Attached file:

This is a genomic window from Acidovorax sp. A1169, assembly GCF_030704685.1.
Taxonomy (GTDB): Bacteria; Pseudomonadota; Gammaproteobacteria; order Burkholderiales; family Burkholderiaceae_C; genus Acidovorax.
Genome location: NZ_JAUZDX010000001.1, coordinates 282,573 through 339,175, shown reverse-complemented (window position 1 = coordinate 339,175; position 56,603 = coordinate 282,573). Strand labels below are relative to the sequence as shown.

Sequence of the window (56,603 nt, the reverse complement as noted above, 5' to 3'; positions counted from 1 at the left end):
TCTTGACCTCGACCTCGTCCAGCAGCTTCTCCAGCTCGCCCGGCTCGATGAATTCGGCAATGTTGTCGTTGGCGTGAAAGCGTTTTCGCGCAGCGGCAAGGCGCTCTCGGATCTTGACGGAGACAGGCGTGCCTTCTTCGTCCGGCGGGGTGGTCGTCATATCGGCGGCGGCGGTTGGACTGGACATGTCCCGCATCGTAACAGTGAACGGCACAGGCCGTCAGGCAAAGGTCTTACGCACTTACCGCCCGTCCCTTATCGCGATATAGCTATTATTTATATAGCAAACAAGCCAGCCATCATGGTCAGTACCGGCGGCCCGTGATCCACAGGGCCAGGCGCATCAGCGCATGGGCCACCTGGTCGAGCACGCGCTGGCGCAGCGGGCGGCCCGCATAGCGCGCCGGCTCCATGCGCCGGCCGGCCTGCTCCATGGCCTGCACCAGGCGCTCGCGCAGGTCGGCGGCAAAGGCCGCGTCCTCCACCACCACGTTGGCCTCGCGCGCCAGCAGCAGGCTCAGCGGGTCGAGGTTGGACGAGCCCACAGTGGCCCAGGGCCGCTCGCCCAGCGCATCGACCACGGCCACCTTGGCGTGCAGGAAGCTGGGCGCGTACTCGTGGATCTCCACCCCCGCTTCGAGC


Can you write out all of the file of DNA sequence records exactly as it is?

This is a genomic window from Acidovorax sp. A1169, assembly GCF_030704685.1.
Taxonomy (GTDB): Bacteria; Pseudomonadota; Gammaproteobacteria; order Burkholderiales; family Burkholderiaceae_C; genus Acidovorax.
Genome location: NZ_JAUZDX010000001.1, coordinates 282,573 through 339,175, shown reverse-complemented (window position 1 = coordinate 339,175; position 56,603 = coordinate 282,573). Strand labels below are relative to the sequence as shown.

Sequence of the window (56,603 nt, the reverse complement as noted above, 5' to 3'; positions counted from 1 at the left end):
TCTTGACCTCGACCTCGTCCAGCAGCTTCTCCAGCTCGCCCGGCTCGATGAATTCGGCAATGTTGTCGTTGGCGTGAAAGCGTTTTCGCGCAGCGGCAAGGCGCTCTCGGATCTTGACGGAGACAGGCGTGCCTTCTTCGTCCGGCGGGGTGGTCGTCATATCGGCGGCGGCGGTTGGACTGGACATGTCCCGCATCGTAACAGTGAACGGCACAGGCCGTCAGGCAAAGGTCTTACGCACTTACCGCCCGTCCCTTATCGCGATATAGCTATTATTTATATAGCAAACAAGCCAGCCATCATGGTCAGTACCGGCGGCCCGTGATCCACAGGGCCAGGCGCATCAGCGCATGGGCCACCTGGTCGAGCACGCGCTGGCGCAGCGGGCGGCCCGCATAGCGCGCCGGCTCCATGCGCCGGCCGGCCTGCTCCATGGCCTGCACCAGGCGCTCGCGCAGGTCGGCGGCAAAGGCCGCGTCCTCCACCACCACGTTGGCCTCGCGCGCCAGCAGCAGGCTCAGCGGGTCGAGGTTGGACGAGCCCACAGTGGCCCAGGGCCGCTCGCCCAGCGCATCGACCACGGCCACCTTGGCGTGCAGGAAGCTGGGCGCGTACTCGTGGATCTCCACCCCCGCTTCGAGC